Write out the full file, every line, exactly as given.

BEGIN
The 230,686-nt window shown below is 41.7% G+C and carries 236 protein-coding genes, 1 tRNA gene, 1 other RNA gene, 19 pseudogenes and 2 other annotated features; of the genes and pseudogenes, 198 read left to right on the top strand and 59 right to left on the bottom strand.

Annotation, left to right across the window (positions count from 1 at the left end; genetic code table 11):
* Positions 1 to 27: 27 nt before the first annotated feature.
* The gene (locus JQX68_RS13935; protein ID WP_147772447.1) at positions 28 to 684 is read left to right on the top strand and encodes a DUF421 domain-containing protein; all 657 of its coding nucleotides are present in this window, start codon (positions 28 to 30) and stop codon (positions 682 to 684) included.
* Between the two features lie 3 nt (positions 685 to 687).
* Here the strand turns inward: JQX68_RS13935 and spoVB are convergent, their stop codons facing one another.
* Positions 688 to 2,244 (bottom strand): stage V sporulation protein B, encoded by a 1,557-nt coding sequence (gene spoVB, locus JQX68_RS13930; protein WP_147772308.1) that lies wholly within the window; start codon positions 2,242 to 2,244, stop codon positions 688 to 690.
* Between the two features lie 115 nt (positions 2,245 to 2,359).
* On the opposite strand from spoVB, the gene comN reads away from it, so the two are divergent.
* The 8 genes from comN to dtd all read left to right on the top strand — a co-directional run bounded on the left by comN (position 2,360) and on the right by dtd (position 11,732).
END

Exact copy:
The 230,686-nt window shown below is 41.7% G+C and carries 236 protein-coding genes, 1 tRNA gene, 1 other RNA gene, 19 pseudogenes and 2 other annotated features; of the genes and pseudogenes, 198 read left to right on the top strand and 59 right to left on the bottom strand.

Annotation, left to right across the window (positions count from 1 at the left end; genetic code table 11):
* Positions 1 to 27: 27 nt before the first annotated feature.
* The gene (locus JQX68_RS13935; protein ID WP_147772447.1) at positions 28 to 684 is read left to right on the top strand and encodes a DUF421 domain-containing protein; all 657 of its coding nucleotides are present in this window, start codon (positions 28 to 30) and stop codon (positions 682 to 684) included.
* Between the two features lie 3 nt (positions 685 to 687).
* Here the strand turns inward: JQX68_RS13935 and spoVB are convergent, their stop codons facing one another.
* Positions 688 to 2,244 (bottom strand): stage V sporulation protein B, encoded by a 1,557-nt coding sequence (gene spoVB, locus JQX68_RS13930; protein WP_147772308.1) that lies wholly within the window; start codon positions 2,242 to 2,244, stop codon positions 688 to 690.
* Between the two features lie 115 nt (positions 2,245 to 2,359).
* On the opposite strand from spoVB, the gene comN reads away from it, so the two are divergent.
* The 8 genes from comN to dtd all read left to right on the top strand — a co-directional run bounded on the left by comN (position 2,360) and on the right by dtd (position 11,732).